About The Book
In War No More Cynthia Wachtell offers an important, new interpretation of American antiwar writing and reveals the shared antiwar impulse of some of the giants of American literature. Voicing their opposition to war's brutality, absurdity, inhumanity, and irrationality, these authors gained favor during the late nineteenth and early twentieth centuries, as the implications of modern warfare became increasingly evident. "War will yet be, and to the end," predicted Herman Melville. His prophecy, borne out by the course of American history from the Revolutionary War through to our current wars in Iraq and Afghanistan, seems all too depressingly likely.
Beginning with an examination of three very different renderings of the chaotic Battle of Chickamauga-a diary entry by a northern infantry officer, a poem romanticizing war authored by a young southerner a few months later, and a gruesome story penned by the veteran Ambrose Bierce, Wachtell traces the gradual shift in the late nineteenth century away from highly idealized depictions of the Civil War. Even as the war was under way, she shows, certain writers-including Herman Melville, Walt Whitman, John William De Forest, and Nathaniel Hawthorne-quietly questioned the meaning and morality of the conflict.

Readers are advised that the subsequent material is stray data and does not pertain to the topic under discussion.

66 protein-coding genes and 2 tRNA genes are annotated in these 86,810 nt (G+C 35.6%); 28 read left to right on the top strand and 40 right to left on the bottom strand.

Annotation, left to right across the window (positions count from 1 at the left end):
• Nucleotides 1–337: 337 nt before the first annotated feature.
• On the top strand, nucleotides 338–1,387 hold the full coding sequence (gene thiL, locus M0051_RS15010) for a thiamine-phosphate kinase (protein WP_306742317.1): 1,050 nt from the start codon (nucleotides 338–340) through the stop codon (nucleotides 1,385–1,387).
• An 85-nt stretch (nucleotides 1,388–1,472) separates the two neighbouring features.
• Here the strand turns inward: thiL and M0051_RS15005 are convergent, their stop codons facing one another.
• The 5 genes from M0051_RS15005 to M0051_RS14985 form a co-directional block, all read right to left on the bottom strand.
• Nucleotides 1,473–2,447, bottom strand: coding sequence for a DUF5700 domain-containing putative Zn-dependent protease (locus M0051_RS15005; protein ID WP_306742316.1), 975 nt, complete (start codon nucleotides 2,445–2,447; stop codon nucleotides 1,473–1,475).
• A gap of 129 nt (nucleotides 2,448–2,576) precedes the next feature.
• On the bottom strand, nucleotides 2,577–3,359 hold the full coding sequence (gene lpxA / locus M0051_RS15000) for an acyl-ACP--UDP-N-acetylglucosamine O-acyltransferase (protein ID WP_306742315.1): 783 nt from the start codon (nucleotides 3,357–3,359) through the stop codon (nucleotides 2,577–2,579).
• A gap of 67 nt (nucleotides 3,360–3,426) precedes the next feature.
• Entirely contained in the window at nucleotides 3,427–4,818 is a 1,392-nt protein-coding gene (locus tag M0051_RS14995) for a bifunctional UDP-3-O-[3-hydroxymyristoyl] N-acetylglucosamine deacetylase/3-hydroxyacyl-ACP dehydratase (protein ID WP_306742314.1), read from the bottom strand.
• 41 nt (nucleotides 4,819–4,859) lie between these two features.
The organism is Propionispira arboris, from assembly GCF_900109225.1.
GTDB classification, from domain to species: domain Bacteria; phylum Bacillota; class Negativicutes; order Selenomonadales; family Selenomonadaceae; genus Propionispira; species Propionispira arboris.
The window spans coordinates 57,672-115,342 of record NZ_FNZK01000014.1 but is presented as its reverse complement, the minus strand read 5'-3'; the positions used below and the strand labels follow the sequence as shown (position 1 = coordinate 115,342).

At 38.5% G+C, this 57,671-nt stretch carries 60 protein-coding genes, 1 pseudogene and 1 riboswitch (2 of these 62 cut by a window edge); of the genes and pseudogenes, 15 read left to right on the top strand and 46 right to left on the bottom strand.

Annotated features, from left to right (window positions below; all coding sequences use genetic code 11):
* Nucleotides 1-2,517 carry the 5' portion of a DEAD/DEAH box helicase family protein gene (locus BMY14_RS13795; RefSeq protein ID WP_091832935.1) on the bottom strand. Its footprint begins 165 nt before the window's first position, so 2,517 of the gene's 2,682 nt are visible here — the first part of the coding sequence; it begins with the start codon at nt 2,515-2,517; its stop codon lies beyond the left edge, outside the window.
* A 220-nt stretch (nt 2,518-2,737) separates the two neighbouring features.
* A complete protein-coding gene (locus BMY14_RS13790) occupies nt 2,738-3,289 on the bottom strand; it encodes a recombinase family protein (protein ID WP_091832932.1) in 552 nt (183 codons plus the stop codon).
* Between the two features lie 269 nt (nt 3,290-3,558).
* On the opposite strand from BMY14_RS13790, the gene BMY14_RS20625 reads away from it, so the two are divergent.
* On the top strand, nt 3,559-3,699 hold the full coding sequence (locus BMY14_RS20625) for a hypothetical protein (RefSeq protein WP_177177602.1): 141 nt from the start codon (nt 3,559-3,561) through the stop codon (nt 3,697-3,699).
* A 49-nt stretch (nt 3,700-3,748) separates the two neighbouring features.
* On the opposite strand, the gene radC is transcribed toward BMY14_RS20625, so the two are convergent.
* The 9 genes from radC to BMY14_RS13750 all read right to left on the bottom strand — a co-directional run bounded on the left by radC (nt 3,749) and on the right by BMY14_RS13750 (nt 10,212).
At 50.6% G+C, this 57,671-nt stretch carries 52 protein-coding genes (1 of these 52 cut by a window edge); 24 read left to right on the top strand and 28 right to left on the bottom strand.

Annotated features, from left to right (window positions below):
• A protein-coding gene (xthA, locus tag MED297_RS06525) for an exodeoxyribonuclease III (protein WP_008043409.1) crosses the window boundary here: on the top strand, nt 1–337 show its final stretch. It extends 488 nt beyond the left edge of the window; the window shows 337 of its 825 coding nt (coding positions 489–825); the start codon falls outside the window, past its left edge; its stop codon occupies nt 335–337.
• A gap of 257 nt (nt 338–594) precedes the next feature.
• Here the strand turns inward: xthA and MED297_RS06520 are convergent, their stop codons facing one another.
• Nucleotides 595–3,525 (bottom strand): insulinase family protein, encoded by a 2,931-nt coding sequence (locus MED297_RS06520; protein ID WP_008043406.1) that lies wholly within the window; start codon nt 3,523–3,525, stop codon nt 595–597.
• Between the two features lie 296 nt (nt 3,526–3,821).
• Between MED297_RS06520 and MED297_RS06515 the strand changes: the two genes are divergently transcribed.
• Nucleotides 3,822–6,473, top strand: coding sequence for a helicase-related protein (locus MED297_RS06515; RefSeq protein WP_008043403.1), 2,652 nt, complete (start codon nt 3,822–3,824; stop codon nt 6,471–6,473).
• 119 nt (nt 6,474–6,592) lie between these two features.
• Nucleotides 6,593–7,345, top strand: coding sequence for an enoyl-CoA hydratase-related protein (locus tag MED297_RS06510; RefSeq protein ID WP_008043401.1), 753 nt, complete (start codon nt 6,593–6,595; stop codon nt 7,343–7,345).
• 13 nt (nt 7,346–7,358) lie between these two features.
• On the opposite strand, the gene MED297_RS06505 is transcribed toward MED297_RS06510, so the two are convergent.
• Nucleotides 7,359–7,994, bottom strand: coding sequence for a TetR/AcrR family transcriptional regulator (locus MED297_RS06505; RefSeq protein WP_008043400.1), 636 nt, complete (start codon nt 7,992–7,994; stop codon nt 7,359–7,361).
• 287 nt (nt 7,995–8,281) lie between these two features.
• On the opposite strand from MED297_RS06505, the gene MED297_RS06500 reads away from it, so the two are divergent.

As Wachtell demonstrates, antiwar writing made steady gains in public acceptance and popularity in the final years of the nineteenth century and the opening years of the twentieth, especially during the Spanish-American War and the war in the Philippines. While much of the era's war writing continued the long tradition of glorifying battle, works by Bierce, Stephen Crane, Mark Twain, William Dean Howells, William James, and others increasingly presented war as immoral and the modernization and mechanization of combat as something to be deeply feared. Wachtell also explores, through the works of Theodore Roosevelt and others, the resistance that the antiwar impulse met.
Drawing upon a wide range of published and unpublished sources, including letters, diaries, essays, poems, short stories, novels, memoirs, speeches, magazine and newspaper articles, and religious tracts, Wachtell makes strikingly clear that pacifism had never been more popular than in the years preceding World War I. War No More concludes by charting the development of antiwar literature from World War I to the present, thus offering the first comprehensive overview of one hundred and fifty years of American antiwar writing.